To kick things off today, I want to express how excited I am over all that God has done these past few weeks. I know, personally speaking, that God has exceeded my expectations through teaching me, steadying me, and spurring me on to want more of him and his will. I've also been encouraged through testimony from family and friends who are knee deep in this journey alongside me that they have been growing spiritually as well. But let's not grow too familiar and comfortable yet, God still has so much in store! Even though we've reached April, and our journey together will be ending soon, I believe that God is just getting started.
Last week I had the chance to lead the greatest group of teens I know as we continued in a teaching series centered around the final days of Jesus. As a ministry student and aspiring pastor/writer, I jump at any opportunity I have to roll up my sleeves and dive into experiences like this one. However, while still very much a ministry baby, I am still trying to figure out the ropes like outlining, pacing, how much Scripture to incorporate, how much of that rope I should throw out to the kids, allowing them to give input. And while all these things are of tremendous value, and will benefit my ministry, I think the most crucial rope I'm unknotting right now is the one God is dangling in front of me, telling me to grab so he can drag me out of the way.
As I was praying over the various thoughts God led me to share last Wednesday, I kept hearing the phrase, "Not you. Not you. Not you." powerfully reverberating through my heart. I may have been the one asked to speak, or the one studying how to string together words to form a coherent and truth-filled message, but my heart's cry is that my lips would never share and my fingers would cease to type my own sloppy, chaotic thoughts and feelings. Instead, I long that it would be the Spirit of the Living God directing each syllable, punctuation mark, and probably-not-that-funny joke I crack to make a group of 12-18 year-olds laugh.
Proverbs 22:4 tells us how it is... "Humility is the fear of the LORD; its wages are riches and honor and life." (New International Version).
Just one of the countless passages of Scripture that touches on the topic of humility, Proverbs 22:4 paints a quick, natural cause-and-effect relationship between fearing the Lord, and a humble spirit. Now, of course, "fearing the Lord" does not mean fear in the sense of terror, suspicion, or crouching away, but rather, being full of awe at the power of our Lord, realizing what He alone is capable of, without our help. The author of Proverbs, the so-called "Wisdom book," is telling us loud and clear that as we seek to glorify God for who he is, placing him above all else, ourselves included, humility will be a natural byproduct.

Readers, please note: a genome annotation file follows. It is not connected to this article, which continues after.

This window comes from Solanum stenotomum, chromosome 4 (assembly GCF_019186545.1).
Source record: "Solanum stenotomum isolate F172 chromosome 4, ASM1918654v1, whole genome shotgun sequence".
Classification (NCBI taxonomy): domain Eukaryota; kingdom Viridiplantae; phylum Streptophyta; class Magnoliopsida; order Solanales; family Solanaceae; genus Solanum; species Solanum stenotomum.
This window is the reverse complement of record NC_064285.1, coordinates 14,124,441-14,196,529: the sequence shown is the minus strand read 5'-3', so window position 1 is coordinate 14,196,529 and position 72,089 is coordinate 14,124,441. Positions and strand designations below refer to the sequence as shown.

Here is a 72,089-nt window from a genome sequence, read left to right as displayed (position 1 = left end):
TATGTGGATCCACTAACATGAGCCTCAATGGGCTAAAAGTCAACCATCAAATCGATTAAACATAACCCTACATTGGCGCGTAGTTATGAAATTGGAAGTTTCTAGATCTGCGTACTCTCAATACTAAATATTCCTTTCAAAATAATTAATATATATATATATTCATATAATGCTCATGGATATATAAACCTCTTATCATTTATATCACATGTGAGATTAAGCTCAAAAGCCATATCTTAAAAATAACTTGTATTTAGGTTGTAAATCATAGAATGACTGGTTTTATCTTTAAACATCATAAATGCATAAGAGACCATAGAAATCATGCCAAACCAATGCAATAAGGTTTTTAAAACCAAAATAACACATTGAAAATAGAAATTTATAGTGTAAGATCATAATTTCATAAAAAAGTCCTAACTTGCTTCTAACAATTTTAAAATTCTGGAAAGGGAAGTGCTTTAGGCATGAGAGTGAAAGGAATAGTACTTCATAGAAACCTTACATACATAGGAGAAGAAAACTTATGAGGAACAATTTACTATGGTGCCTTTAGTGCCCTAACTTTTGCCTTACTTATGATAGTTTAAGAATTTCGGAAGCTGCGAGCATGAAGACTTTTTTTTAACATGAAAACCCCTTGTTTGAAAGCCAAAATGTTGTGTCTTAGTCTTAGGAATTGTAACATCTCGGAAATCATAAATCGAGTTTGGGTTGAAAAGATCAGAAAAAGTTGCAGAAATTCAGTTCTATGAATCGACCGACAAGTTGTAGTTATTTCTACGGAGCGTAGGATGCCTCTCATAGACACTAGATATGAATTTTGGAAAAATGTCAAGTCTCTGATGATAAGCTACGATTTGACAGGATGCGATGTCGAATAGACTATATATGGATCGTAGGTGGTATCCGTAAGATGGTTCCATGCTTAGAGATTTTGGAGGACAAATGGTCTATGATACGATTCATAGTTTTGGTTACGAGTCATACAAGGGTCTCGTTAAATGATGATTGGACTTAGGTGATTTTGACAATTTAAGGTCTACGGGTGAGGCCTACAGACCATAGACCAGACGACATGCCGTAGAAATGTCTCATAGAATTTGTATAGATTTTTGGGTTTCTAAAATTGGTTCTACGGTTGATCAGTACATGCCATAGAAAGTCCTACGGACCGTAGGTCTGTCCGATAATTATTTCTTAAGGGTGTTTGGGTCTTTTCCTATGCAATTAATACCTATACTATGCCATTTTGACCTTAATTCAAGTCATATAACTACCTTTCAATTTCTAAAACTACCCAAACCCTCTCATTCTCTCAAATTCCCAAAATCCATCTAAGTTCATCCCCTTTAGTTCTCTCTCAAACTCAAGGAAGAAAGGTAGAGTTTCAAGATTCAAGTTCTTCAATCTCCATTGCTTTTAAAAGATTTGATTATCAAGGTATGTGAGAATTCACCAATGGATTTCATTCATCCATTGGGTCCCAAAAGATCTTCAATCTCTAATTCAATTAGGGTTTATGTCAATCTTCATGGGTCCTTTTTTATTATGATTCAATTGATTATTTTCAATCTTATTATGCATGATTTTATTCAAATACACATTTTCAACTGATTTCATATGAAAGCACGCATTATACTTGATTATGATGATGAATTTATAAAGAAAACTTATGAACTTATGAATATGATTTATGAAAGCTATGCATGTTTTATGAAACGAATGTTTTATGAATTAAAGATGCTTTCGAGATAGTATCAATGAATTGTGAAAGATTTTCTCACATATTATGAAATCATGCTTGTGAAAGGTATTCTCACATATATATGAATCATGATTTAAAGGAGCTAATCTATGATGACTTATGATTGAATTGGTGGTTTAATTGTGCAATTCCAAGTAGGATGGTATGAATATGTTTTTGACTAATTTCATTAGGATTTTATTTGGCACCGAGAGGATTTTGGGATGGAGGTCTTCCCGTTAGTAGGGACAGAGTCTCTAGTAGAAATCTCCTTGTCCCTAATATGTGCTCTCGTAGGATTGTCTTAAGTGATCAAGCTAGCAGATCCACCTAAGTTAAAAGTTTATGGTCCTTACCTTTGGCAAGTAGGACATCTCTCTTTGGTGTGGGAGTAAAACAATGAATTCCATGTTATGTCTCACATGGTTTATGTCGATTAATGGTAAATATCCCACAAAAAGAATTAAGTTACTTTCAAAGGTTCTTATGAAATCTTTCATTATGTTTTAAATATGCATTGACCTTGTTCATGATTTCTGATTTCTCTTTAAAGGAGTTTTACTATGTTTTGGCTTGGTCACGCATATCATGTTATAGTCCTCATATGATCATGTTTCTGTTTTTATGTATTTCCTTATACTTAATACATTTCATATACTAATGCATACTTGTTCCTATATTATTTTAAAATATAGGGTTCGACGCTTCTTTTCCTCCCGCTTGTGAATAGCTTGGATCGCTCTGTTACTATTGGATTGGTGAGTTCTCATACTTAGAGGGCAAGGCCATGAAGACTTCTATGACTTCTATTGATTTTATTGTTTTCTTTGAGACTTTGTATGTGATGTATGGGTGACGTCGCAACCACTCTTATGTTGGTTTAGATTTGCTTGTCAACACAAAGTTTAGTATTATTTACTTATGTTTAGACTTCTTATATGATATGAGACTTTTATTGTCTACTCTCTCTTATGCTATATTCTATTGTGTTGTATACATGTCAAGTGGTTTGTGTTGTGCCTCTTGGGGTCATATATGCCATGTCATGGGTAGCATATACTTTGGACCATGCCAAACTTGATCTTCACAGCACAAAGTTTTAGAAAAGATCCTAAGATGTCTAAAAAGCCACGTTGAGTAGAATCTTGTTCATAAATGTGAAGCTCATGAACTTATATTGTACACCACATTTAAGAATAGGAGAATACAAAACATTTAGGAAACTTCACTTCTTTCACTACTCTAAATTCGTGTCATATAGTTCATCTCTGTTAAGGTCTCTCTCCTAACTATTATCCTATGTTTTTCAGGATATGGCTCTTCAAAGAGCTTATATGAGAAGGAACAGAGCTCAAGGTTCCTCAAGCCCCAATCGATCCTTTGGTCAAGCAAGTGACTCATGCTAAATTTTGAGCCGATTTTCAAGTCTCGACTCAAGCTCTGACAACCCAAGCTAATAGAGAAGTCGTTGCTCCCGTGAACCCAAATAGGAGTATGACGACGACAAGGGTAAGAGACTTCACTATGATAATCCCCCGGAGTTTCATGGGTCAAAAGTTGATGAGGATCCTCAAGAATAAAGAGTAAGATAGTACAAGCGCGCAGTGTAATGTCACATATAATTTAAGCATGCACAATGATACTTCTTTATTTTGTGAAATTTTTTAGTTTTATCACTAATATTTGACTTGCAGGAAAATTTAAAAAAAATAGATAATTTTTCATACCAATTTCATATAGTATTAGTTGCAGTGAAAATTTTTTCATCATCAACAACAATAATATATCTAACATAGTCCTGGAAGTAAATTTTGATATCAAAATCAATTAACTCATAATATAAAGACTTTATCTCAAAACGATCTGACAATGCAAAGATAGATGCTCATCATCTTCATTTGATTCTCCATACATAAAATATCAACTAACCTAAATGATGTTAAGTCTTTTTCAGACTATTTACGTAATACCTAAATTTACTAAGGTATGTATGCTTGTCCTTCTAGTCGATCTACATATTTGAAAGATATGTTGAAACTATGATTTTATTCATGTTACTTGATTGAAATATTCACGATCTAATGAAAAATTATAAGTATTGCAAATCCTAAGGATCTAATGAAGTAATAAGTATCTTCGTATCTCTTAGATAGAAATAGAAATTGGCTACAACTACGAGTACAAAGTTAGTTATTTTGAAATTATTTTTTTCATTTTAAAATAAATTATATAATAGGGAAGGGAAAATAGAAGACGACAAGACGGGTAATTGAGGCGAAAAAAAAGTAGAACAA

If the Spirit's constant whispering of "Not you. Not you. Not you." didn't wake me up, the technical difficulties that made a sudden and aggressive appearance literally not 10 minutes into our Wednesday night gathering sure did.
It seemed to be a domino effect. It's amazing how much faith we place on a mere sound system on a Wednesday night. Without a sound system, worship struggles, our recording is audio-less, and the speaker can't use a mic. Heaven forbid.
I found myself standing in the back, gathering my thoughts just moments before sharing and thinking, Okay. This is fine. This doesn't mean tonight isn't good and God isn't here.
The reality is, we probably won't figure out what went wrong, so I'm choosing to focus on what went right. Worship continued, in the most stripped-down fashion, I was able to push through mic-less, and God was able to teach all of us a lesson on humility.
At the end of Wednesday night or Sunday morning, it's not the impressive sound we leave in awe over and contemplate throughout the remainder of our week. A mic isn't what conveys the truth of the gospel. A mediocre-at-best video of our night shared on social media isn't going to save souls. But the Holy Spirit will. And as difficult as it is to swallow, His power isn't determined by our weakness. Or our strengths.
Being a vessel is an honor. But God doesn't need impeccable. He doesn't need lights, music, or honestly? Even a sermon. I know, mind blown. The sense of satisfaction we leave with at the end of a long day at work or church service cannot serve as an indicator for all that God has done and the abundance of seeds planted in fertile souls.
So, simply put, get off your high-horse. It's not us; it's not our productions, schedules, or plans. It's all Jesus. Let's make a conscious effort this week to acknowledge that, even when things go right! Even in our flawless services, brilliant presentations, and nailed essays, it's his power at work. Fear the Lord, and know that our rewards are eternal and glorious. -Taylor